Spend all day July 21 at Plug In ICA: at 10 a.m., Michif writer and curator Cathy Mattes will speak about her curatorial practice as part of “Wood Land School: Thunderbird Woman,” this year’s iteration of Plug In ICA’s Summer Institute lead by artist Duane Linklater and curator Jaimie Isaac. Later at 7 p.m., the free rooftop summer party will open “The State,” featuring work by Vahap Avsar, Duane Linklater, Christian Jankowski and Maryam Jafri. In addition, Darryl Nepinak’s short film It’s the Norval Morrisseau will screen at dusk.
NSCAD alumna Elise Boudreau Graham’s first solo show “If It Makes You Happy (It Can’t Be That Bad)” explores “tensions of increasingly individualized brands of feminism and queries the ways in which the personal has become political” at Good Sport. The opening of “If It Makes You Happy (It Can’t Be That Bad)”on July 22 at 7 p.m. will also launch the first issue of feminist art publication Bad Sport featuring Shellie Zhang, Samra Habib and others.
Hamilton Artists Inc.’s inaugural Summer Screening Series presents outdoor screenings of BUGS by Life of a Craphead and DOORCUTS by Zak Tatham. Life of a Craphead will be in attendance and will participate in a short artist talk and Q&A session following the screening on July 21, beginning 9:30 p.m. Charles C. Hill, former curator of Canadian art at the National Gallery of Canada, leads a talk about collecting work by the Group of Seven at the Art Gallery of Hamilton on July 21 at 7 p.m.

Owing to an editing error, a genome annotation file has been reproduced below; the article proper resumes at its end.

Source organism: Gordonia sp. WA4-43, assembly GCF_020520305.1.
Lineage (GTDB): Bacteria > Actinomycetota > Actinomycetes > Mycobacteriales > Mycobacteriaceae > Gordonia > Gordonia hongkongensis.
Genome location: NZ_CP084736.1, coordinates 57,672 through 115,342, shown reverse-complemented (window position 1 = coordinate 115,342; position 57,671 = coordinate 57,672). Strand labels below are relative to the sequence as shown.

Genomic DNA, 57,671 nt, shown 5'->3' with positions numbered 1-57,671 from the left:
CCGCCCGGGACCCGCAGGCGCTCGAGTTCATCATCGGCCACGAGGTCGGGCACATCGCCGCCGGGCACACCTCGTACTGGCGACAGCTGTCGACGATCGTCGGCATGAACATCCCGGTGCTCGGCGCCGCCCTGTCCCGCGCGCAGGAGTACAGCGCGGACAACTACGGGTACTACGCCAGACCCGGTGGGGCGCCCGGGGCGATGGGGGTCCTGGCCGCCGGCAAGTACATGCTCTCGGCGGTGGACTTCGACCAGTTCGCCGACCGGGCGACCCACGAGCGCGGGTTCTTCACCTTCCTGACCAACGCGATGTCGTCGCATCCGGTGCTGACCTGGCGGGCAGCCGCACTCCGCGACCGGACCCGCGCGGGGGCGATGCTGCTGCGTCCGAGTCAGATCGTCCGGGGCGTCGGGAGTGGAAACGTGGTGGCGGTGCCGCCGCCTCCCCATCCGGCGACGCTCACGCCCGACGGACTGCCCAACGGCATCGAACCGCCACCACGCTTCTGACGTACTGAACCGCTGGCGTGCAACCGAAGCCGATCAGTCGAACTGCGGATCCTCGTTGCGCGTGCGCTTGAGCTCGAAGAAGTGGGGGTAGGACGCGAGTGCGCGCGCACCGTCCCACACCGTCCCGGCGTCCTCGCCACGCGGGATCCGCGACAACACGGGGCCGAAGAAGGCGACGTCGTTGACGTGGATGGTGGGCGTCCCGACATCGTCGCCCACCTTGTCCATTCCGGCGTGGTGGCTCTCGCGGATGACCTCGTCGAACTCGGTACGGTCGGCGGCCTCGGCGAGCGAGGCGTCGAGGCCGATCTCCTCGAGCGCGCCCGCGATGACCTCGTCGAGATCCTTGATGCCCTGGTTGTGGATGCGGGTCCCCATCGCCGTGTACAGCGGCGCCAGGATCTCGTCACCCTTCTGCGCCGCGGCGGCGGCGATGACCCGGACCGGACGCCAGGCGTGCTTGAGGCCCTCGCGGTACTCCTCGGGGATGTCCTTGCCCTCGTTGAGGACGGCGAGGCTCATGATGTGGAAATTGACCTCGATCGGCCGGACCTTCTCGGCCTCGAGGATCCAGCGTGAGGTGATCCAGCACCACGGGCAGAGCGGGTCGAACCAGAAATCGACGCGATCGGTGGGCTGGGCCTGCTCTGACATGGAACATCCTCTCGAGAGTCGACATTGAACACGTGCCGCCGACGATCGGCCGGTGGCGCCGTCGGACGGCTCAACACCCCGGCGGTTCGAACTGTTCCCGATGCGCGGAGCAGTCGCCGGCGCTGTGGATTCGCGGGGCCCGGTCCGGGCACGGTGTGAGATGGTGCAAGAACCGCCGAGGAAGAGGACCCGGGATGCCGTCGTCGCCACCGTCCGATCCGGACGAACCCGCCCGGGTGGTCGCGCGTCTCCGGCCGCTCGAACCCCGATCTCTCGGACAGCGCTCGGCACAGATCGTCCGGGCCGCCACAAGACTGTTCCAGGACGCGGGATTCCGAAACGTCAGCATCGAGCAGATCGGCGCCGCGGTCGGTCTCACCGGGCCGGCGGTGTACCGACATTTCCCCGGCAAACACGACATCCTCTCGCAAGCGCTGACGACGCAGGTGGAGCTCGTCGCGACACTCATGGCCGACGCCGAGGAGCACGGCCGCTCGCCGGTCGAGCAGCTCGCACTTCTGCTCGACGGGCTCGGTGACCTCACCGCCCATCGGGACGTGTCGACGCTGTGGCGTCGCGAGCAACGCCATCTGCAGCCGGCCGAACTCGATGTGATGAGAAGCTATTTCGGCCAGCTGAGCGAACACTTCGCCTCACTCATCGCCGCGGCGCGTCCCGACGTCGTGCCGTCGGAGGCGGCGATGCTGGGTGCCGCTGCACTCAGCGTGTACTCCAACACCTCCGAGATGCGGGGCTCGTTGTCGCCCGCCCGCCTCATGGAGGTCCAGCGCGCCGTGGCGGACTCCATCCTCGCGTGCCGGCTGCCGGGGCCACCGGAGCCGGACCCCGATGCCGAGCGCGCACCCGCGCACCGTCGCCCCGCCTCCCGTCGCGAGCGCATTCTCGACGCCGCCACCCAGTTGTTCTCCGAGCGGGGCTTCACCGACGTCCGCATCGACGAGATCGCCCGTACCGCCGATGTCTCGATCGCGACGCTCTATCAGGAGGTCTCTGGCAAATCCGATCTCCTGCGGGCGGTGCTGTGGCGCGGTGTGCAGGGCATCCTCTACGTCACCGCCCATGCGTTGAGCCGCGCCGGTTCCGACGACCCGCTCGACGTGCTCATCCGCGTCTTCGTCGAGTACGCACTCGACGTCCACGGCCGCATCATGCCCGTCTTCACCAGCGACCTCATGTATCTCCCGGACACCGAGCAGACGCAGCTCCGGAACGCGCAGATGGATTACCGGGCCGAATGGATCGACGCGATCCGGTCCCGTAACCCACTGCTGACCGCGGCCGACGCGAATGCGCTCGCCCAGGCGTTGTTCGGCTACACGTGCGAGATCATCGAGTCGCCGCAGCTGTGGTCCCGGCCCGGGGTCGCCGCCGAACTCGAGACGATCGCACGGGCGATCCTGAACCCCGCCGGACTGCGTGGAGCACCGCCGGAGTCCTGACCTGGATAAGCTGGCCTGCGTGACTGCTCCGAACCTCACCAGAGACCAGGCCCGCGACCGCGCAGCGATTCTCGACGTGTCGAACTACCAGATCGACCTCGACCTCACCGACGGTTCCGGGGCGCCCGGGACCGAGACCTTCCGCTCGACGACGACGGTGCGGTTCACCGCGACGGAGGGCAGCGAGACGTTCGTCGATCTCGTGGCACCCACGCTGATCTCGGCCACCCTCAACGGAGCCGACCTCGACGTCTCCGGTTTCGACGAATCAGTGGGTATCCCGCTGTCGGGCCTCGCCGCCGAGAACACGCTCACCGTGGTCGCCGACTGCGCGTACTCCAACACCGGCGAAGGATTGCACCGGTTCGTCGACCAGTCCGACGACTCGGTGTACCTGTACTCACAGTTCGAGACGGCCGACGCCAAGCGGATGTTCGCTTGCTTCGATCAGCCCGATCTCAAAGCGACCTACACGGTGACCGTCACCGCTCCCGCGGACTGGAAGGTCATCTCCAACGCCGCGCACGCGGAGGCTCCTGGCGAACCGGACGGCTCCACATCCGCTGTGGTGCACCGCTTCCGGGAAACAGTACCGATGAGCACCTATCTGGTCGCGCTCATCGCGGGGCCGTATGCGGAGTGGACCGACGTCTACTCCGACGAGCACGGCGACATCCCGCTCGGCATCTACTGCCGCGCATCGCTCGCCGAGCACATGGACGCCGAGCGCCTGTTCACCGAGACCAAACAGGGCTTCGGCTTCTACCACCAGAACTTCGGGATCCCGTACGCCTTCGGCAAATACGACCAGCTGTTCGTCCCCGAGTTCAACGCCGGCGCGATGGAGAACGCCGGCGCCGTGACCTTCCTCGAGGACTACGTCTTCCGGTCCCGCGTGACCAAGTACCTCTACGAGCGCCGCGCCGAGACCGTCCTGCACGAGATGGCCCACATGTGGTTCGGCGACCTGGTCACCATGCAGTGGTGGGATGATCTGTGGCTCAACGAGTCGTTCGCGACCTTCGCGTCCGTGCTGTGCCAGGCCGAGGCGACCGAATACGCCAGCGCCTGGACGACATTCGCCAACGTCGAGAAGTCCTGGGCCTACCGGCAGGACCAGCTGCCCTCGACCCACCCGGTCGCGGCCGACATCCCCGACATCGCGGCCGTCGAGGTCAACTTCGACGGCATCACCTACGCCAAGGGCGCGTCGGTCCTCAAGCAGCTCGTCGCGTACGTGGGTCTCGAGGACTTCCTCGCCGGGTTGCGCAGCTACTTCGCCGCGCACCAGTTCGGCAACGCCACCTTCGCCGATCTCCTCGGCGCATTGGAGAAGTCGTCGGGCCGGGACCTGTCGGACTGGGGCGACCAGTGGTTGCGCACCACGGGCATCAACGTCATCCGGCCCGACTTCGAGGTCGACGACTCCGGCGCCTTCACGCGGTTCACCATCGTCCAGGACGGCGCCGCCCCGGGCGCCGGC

grunt gallery presents Amanda Strong’s Four Faces of the Moon, a multi-media installation based on her new stop-motion animated short film, on July 21 at 7 p.m. Building from Strong’s personal story, the film uses elaborate sets and puppets to peel back the layers of Canada’s colonial history, and Strong connects the oral and written history of her family as well as the history of the Michif (Métis), Cree and Anishinaabe people and their cultural ties to the buffalo. Gallery 295 officially closes with a party on July 23, beginning at 5 p.m. Former CBC radio personality and photographer David Wisdom hosts an evening at the Vancouver Art Gallery where artists present image and music pairings, beginning at 7 p.m. on July 26. Irish artist Isabel Nolan, who currently has a solo exhibition at the Contemporary Art Gallery, gives a talk at the Emily Carr University of Art and Design on July 26 at 7 p.m.
In conjunction with MSVU Art Gallery’s permanent collection exhibition, “The Department of Prints and Drawings,” featured artists (and NSCAD printmaking instructors) Ericka Walker and Dan O’Neill will offer illustrated presentations about their respective practices on July 21 at 7 p.m. A range of artists who use clay to figurative ends, including Teresa Bergen, Shary Boyle and Michael Flynn, are brought together in “Clay Bodies I,” which opens at the Art Gallery of Nova Scotia on July 23.
July 21 at 7 p.m., AKA Artist-Run reveals the outcome of Bridges Art Movement’s (BAM) July residency. The residency by the Saskatoon artist collective concludes with “BAM: Immersive Spaces,” and includes Cynthia Blanchette, Andie Palynchuk, Aralia Maxwell, Joanna Speed and David Stonhouse, who have collaborated to create an immersive environment within the gallery.
Our weekly must-sees, published each Thursday, are chosen from opening and event announcements sent to email@example.com at least two days prior to publication. For listings of art openings, exhibitions and events, visit canadianart.ca/exhibitions.